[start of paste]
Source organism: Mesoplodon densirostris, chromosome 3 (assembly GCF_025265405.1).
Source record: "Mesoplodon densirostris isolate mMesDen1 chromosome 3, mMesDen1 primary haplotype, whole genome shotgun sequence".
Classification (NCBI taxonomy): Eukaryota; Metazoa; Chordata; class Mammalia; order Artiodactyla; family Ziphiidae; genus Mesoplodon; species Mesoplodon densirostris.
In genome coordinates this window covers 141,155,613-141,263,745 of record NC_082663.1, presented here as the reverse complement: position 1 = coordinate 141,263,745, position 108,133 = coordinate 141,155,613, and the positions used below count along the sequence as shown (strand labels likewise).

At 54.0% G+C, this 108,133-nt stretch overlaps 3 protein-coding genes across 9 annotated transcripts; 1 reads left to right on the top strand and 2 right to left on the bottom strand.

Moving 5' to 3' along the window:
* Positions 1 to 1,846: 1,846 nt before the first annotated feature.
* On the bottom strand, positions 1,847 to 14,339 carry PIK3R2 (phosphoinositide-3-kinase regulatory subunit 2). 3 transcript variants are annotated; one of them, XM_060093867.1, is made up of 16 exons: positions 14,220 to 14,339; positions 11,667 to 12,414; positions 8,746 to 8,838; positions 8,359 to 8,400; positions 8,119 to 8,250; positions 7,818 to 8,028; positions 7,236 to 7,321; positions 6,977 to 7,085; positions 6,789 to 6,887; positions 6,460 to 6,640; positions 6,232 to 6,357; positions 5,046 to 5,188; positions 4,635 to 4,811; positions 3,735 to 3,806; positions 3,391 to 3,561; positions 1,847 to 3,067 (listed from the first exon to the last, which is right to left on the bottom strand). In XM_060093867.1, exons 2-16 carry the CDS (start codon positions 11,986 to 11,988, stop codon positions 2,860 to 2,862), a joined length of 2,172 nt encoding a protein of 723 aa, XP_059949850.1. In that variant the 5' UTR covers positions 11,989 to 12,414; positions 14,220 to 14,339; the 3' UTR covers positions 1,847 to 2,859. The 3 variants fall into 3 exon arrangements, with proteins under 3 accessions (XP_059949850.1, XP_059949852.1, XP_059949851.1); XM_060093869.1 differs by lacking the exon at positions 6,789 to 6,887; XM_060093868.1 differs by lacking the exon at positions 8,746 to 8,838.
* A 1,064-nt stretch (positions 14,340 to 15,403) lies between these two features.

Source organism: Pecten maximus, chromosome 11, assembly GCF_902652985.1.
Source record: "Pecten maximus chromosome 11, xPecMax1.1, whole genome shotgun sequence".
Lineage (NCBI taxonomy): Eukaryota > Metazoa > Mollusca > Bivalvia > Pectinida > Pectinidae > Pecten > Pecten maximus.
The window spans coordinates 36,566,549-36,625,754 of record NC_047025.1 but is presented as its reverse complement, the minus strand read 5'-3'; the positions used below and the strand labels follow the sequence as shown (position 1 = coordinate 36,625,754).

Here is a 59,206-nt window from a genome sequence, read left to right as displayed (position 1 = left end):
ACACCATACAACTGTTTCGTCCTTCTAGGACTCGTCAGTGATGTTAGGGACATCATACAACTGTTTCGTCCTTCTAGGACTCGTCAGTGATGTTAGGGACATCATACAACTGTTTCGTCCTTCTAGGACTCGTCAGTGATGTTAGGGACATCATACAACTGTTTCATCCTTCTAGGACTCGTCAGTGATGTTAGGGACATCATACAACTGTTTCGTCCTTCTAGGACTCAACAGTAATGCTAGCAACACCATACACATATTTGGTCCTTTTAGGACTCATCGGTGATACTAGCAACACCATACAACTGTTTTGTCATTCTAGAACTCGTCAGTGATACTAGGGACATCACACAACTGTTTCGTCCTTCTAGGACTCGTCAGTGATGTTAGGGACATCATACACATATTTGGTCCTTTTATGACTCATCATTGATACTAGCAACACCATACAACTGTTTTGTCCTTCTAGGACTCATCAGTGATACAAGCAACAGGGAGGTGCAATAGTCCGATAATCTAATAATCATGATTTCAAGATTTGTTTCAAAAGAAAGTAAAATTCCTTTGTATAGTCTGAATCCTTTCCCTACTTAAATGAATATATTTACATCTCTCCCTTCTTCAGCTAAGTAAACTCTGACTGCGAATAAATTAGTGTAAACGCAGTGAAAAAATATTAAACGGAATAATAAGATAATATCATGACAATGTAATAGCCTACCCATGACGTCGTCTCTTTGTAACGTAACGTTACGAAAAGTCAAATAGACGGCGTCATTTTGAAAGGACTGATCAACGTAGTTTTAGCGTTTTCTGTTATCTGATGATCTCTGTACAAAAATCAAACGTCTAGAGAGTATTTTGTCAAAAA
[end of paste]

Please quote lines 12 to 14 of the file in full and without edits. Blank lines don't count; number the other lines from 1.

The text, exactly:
Lineage (NCBI taxonomy): Eukaryota > Metazoa > Mollusca > Bivalvia > Pectinida > Pectinidae > Pecten > Pecten maximus.
The window spans coordinates 36,566,549-36,625,754 of record NC_047025.1 but is presented as its reverse complement, the minus strand read 5'-3'; the positions used below and the strand labels follow the sequence as shown (position 1 = coordinate 36,625,754).

Here is a 59,206-nt window from a genome sequence, read left to right as displayed (position 1 = left end):